Next comes a new line, somewhat confusing. If, and only if, we have earlier used the JEditorPane to view a web page, its inner EditorKit is set to one that can handle html. That kit can handle plain text, but not very well, comment out this line and watch. The solution is to set an EditorKit that can handle text/plain before adding text to the pane. And of course we will clear the pane.

We are used to the URL class from last month but here we only use the URL object to get us an URLConnection object. At the same time the fresh connection queries for the header information. Let us look at the continued method.


We will start with a few lines with variable declarations and instantiation of a StringBuffer. Recall that a long time ago we discussed how much computer resources we saved by not concatenating String objects, that is by far the CPU hungriest way to deal with character arrays. Instead we will use a StringBuffer and append shorter strings to it. Finally we will, as seen at the bottom code line, get its content as a String and feed the JEditorPane object with that one.

Another reason is that JEditorPane does not have an "append" method as JTextArea does, there is only the setText method that has to get the full text at once. Or worse, adding new concatenated text strings growing bigger and bigger until there is nothing more to concatenate to it (I shudder at the thought.)

Starting with the first header field line we append both the line and its key word to the buffer. And that loop will continue until there is no more to read from the resource's header. During this looping around, nothing is added to the pane, but do not worry, the looping is done within hundredths of a second. That is because the header is already downloaded upon connection time.

Surfing around watching resource header fields will disclose that there is no given order to the lines of a header, nor do all keywords need to be used. Some of them are used but do not carry a value. Also try to connect to non-existent resources, or resources you are not allowed to get to and so forth. That way you will see different replies, all of them must be parsed and taken care of by a full blown browser or whatever application you will build or it will malfunction sooner or later.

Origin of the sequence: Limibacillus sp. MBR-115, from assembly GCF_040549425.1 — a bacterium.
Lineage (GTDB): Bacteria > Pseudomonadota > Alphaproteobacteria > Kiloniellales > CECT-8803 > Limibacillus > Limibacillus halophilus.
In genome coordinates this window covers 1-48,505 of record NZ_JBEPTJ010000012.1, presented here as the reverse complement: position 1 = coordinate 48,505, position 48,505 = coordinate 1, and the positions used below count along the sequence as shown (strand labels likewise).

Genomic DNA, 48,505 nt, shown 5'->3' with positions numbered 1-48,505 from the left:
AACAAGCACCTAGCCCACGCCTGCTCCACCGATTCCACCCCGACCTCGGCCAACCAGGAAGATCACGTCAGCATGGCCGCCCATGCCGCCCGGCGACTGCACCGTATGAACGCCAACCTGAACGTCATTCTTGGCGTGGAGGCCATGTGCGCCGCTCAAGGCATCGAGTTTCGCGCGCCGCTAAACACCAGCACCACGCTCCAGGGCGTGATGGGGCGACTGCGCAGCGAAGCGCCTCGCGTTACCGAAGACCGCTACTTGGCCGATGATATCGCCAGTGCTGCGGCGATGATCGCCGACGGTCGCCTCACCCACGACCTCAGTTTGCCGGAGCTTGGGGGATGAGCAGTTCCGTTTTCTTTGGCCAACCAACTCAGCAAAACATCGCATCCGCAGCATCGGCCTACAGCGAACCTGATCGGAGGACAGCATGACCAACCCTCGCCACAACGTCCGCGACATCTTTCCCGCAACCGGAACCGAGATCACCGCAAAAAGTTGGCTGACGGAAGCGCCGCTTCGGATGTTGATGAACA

A final word in this method. As you can see we do not take care of any exception here, on the contrary, we throw such ones to the method that called this method. Why? Only because that method promised to take care of such things as exceptions. And why multiply existing code? Lazy programming is nice sometimes.

Now we are done for today. Next time we will look at sockets, what a socket is and briefly how to use it. But we will also build ourselves a little multi-multi-threaded chat-server. Why a server before the client? Because a client needs to have a server, but a server does not necessarily need a client, although that seems boring. How will we solve that and keep it busy? Stay tuned.

I must finally admit that there has not been that much Java for me the last few weeks since I took an advanced C++ course that really tires me. I now realize that I love Java a lot more than I thought. For example, I estimate the time for a beginner to do the exercise we did today to about two days with a lot of hints. At least if it is going to be correctly made with correct use of pointers, references, function pointers and so forth. Not forgetting the destructors. With Java less than one day is sufficient, with sparse hints.

Implementing today's example took me no more than three hours (including taking the screen shots and reducing their file sizes), and the only error I made was forgetting to import two packages when extending with the URLConnection part. Shame on me <grin>. I take that as an example of how easily things are done in Java, any experienced Java developer shall be able to make such small applications within a few hours. But I really doubt I would have done this that fast in C++, by far "no!" Not even with a mere and humble terminal based application.

But admittedly, C++ is much faster on heavy, mathematical computations since you have (if you have) full control of what is taking place. And it starts a lot faster than the JVM does. But again, what is your purpose with the application? Fast implementation, or fast computations, or GUI, or secure applications not leaking memory? There are a lot more languages other than Java and C++ to choose from. Pick the one best suited for the stuff you are working with. But rest assured, Java will stay alive for many years to come.

CU around.

The complete IntoJava archive (updated a few days after a new issue is published).